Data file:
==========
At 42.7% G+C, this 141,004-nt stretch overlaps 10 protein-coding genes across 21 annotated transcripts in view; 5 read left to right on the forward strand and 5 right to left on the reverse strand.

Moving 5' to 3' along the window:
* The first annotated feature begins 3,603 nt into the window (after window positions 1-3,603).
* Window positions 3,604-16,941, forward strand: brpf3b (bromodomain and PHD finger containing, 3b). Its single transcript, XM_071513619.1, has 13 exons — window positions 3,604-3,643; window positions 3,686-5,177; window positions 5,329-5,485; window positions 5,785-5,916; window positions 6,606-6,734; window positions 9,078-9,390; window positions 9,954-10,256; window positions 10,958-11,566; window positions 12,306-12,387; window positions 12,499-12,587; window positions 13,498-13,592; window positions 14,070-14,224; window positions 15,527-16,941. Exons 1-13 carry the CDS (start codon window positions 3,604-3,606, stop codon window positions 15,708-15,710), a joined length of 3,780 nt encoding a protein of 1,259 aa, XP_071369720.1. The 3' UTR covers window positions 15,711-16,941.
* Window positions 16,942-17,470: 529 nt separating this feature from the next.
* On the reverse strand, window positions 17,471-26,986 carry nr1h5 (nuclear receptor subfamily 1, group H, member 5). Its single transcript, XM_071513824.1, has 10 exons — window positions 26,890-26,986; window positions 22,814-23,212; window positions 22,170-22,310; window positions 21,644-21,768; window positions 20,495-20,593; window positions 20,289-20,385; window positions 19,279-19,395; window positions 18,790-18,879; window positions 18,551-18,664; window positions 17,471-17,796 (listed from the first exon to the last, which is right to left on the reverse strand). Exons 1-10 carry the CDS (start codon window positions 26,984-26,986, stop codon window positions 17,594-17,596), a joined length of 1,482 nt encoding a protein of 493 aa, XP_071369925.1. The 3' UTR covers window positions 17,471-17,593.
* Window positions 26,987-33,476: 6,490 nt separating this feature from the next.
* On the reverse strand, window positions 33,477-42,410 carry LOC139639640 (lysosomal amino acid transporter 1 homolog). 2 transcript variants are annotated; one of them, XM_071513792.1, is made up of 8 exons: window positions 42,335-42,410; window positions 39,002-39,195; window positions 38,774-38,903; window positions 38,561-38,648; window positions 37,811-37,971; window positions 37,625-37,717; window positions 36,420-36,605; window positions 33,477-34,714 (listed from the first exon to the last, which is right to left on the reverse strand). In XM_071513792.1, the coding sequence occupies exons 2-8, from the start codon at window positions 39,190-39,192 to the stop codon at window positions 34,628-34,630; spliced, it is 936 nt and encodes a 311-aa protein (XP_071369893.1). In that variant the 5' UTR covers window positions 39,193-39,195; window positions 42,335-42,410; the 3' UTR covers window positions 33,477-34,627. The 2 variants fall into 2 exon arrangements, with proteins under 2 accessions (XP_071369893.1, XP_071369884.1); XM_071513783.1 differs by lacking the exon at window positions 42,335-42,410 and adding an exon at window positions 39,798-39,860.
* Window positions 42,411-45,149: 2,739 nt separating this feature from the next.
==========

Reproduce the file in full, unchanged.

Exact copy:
At 42.7% G+C, this 141,004-nt stretch overlaps 10 protein-coding genes across 21 annotated transcripts in view; 5 read left to right on the forward strand and 5 right to left on the reverse strand.

Moving 5' to 3' along the window:
* The first annotated feature begins 3,603 nt into the window (after window positions 1-3,603).
* Window positions 3,604-16,941, forward strand: brpf3b (bromodomain and PHD finger containing, 3b). Its single transcript, XM_071513619.1, has 13 exons — window positions 3,604-3,643; window positions 3,686-5,177; window positions 5,329-5,485; window positions 5,785-5,916; window positions 6,606-6,734; window positions 9,078-9,390; window positions 9,954-10,256; window positions 10,958-11,566; window positions 12,306-12,387; window positions 12,499-12,587; window positions 13,498-13,592; window positions 14,070-14,224; window positions 15,527-16,941. Exons 1-13 carry the CDS (start codon window positions 3,604-3,606, stop codon window positions 15,708-15,710), a joined length of 3,780 nt encoding a protein of 1,259 aa, XP_071369720.1. The 3' UTR covers window positions 15,711-16,941.
* Window positions 16,942-17,470: 529 nt separating this feature from the next.
* On the reverse strand, window positions 17,471-26,986 carry nr1h5 (nuclear receptor subfamily 1, group H, member 5). Its single transcript, XM_071513824.1, has 10 exons — window positions 26,890-26,986; window positions 22,814-23,212; window positions 22,170-22,310; window positions 21,644-21,768; window positions 20,495-20,593; window positions 20,289-20,385; window positions 19,279-19,395; window positions 18,790-18,879; window positions 18,551-18,664; window positions 17,471-17,796 (listed from the first exon to the last, which is right to left on the reverse strand). Exons 1-10 carry the CDS (start codon window positions 26,984-26,986, stop codon window positions 17,594-17,596), a joined length of 1,482 nt encoding a protein of 493 aa, XP_071369925.1. The 3' UTR covers window positions 17,471-17,593.
* Window positions 26,987-33,476: 6,490 nt separating this feature from the next.
* On the reverse strand, window positions 33,477-42,410 carry LOC139639640 (lysosomal amino acid transporter 1 homolog). 2 transcript variants are annotated; one of them, XM_071513792.1, is made up of 8 exons: window positions 42,335-42,410; window positions 39,002-39,195; window positions 38,774-38,903; window positions 38,561-38,648; window positions 37,811-37,971; window positions 37,625-37,717; window positions 36,420-36,605; window positions 33,477-34,714 (listed from the first exon to the last, which is right to left on the reverse strand). In XM_071513792.1, the coding sequence occupies exons 2-8, from the start codon at window positions 39,190-39,192 to the stop codon at window positions 34,628-34,630; spliced, it is 936 nt and encodes a 311-aa protein (XP_071369893.1). In that variant the 5' UTR covers window positions 39,193-39,195; window positions 42,335-42,410; the 3' UTR covers window positions 33,477-34,627. The 2 variants fall into 2 exon arrangements, with proteins under 2 accessions (XP_071369893.1, XP_071369884.1); XM_071513783.1 differs by lacking the exon at window positions 42,335-42,410 and adding an exon at window positions 39,798-39,860.
* Window positions 42,411-45,149: 2,739 nt separating this feature from the next.